Evaluating the necessity of expanded counterterrorism powers
The concluding evaluation of the Dutch Criminal Investigation of Terrorist Crimes Act gives reason to critically, yet also realistically, review the necessity of investigative powers that were extended in the anxious wake of 9/11.
Last week, the Research and Documentation Centre of the Dutch Ministry for Security & Justice (WODC) published an evaluation of The Criminal Investigation of Terrorist Crimes Act. The Act came into effect on February 1st 2007 with the purpose of enabling the criminal investigation of terrorist crimes to start at an earlier stage and to have them continue for a longer period of time. In this way it would be possible to collect criminal evidence concerning a (supposed) imminent terrorist attack, resulting in the timely detection of suspects, the prevention of terrorist crimes and a successful prosecution of the suspects. This preventive aim would be achieved by both lowering the threshold to start a criminal investigation from a “reasonable suspicion” to “mere indications” and by extending the possibilities to collect information by using phone taps, internet taps, systemic observation and stop and search. The Act also extended the possibilities to keep suspects of terrorist crimes in custody while they – or their lawyers – are denied full access to their case files.
Of all counterterrorism laws that have been implemented in the Netherlands since 9/11, the Criminal Investigation of Terrorist Crimes Act is perhaps the most debated. The necessity, legitimacy and assumed effectiveness of almost all amendments were strongly questioned. Despite the criticism by various actors from within and outside the legislative procedure, the Minister of Justice at the time deemed the considerable and far-reaching extensions necessary due to the major interests and potentially very severe consequences that were at stake in the event of terrorist crimes. Nevertheless, since it was clear that the criticism could not be left unaddressed he agreed to have the application of the act monitored and to have the effects of the act evaluated after a five-year period. Despite the request to include evaluation clauses in other counterterrorist Acts as well, this is the only Act where this request has been successful. The application of the act was monitored each year between 2007 and 2011 by the WODC. By examining the underlying assumptions of the Act, its application in practice as well as the consequences for investigations, the evaluation aims to assess whether the Criminal Investigation of Terrorist Crimes Act contributes to an effective investigation of terrorist crimes.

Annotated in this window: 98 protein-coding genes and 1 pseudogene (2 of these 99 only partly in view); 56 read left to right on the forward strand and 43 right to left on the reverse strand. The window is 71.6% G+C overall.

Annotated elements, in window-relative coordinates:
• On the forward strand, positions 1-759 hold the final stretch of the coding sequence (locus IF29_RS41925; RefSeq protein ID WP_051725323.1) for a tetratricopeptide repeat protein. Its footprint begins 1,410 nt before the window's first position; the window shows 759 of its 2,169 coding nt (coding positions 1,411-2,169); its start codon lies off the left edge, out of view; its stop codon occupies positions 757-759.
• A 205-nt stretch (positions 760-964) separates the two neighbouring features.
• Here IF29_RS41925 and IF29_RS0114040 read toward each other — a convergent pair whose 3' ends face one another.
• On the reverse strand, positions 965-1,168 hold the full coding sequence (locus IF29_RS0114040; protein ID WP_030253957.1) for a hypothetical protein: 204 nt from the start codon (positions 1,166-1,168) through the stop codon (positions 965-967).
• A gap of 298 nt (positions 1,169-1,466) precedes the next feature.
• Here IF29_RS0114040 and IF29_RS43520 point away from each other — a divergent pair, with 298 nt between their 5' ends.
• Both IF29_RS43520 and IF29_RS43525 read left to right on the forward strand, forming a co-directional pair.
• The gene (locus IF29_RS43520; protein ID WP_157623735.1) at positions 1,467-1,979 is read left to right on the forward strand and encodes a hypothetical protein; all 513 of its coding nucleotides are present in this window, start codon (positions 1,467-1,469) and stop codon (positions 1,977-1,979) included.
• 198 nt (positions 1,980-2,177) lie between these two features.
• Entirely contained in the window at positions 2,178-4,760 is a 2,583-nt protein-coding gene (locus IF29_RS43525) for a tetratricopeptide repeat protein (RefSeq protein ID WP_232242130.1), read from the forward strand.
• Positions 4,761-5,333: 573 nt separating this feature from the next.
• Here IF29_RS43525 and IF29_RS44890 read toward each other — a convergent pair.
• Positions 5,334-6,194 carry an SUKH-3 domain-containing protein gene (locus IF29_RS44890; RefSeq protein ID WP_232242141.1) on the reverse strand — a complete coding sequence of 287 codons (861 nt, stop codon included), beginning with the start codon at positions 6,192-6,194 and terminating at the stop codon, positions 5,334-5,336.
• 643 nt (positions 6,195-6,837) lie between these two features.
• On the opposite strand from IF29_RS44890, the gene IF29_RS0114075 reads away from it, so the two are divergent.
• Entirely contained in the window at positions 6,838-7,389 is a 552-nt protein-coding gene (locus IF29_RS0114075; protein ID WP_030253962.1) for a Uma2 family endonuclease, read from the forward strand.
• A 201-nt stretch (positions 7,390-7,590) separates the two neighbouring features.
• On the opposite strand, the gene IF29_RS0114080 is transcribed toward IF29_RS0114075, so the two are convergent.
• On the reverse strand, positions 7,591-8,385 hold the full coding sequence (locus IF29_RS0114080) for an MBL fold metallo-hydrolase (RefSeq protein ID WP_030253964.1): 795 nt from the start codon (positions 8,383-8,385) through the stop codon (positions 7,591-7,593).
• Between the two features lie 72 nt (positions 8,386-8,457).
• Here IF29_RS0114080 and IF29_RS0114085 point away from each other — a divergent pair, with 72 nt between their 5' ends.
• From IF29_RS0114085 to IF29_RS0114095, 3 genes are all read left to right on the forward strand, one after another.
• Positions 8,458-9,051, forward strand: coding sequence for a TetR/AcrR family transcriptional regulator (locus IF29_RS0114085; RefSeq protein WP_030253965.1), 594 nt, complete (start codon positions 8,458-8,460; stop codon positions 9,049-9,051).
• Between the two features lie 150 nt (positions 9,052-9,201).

As the report shows, between 2007 and 2011, a total of 106 terrorism-related criminal investigations were conducted in the Netherlands. The new statutory investigative powers were exercised during 18 of the 106 terrorism-related criminal investigations. As the report shows, this relatively low number can be explained by the fact that law enforcement officials working on terrorism-related investigations were not triggered to use the expanded powers. As they point out in the interviews that were conducted, law enforcement officials preferred to use investigative powers that already existed because these were deemed sufficient, but also because of their familiarity with the use of these powers and how they would hold up in court. As the report shows, it is not very likely that using the new investigative powers would have resulted in more or other information.
Between 2007 and 2011, the possibility to exercise special investigative powers based on the 'mere indications' criterion was used during 15 investigations. Of these 15 investigations, 13 had to be cancelled at a very early stage due to a lack of sufficient criminal evidence against the persons the investigations focused on, 1 investigation has been temporarily cancelled and 1 investigation resulted in a prosecution on the grounds of the suspicion of preparations for a terrorist crime. This case has still to be brought before court. Furthermore, the report also shows that the difference between starting a criminal investigation based on indications compared to a reasonable suspicion seems to be very small in practice. Special investigative powers can already be used if a suspicion is substantiated to a limited extent.
All in all, the report seems to confirm part of the concerns that were expressed during the legislative procedure. It remains questionable whether the legislative changes resulting from this Act were indeed necessary looking at the scope and possibilities offered by the criminal investigative powers already in existence. As a result of this, combined with a sense of unease among law enforcement officials to use these new and unknown powers, they have barely been put into practice making it difficult to draw firm conclusions with regard to the effectiveness of the Act. In order to get a clearer grasp of the effectiveness of the Act, but more importantly to see whether the Act’s far-reaching extensions continue to be exercised with due care, I sincerely hope the monitoring process of this Act will not end with the publication of this evaluative study. Evaluating how laws and policies play out in practice should not be something that happens occasionally nor only upon approval by the Minister. Especially when it comes to legislation that was drafted in times of heightened (inter)national political pressure and that can potentially have a far-reaching impact upon the lives of innocent people, it seems prudent to make evaluation mandatory.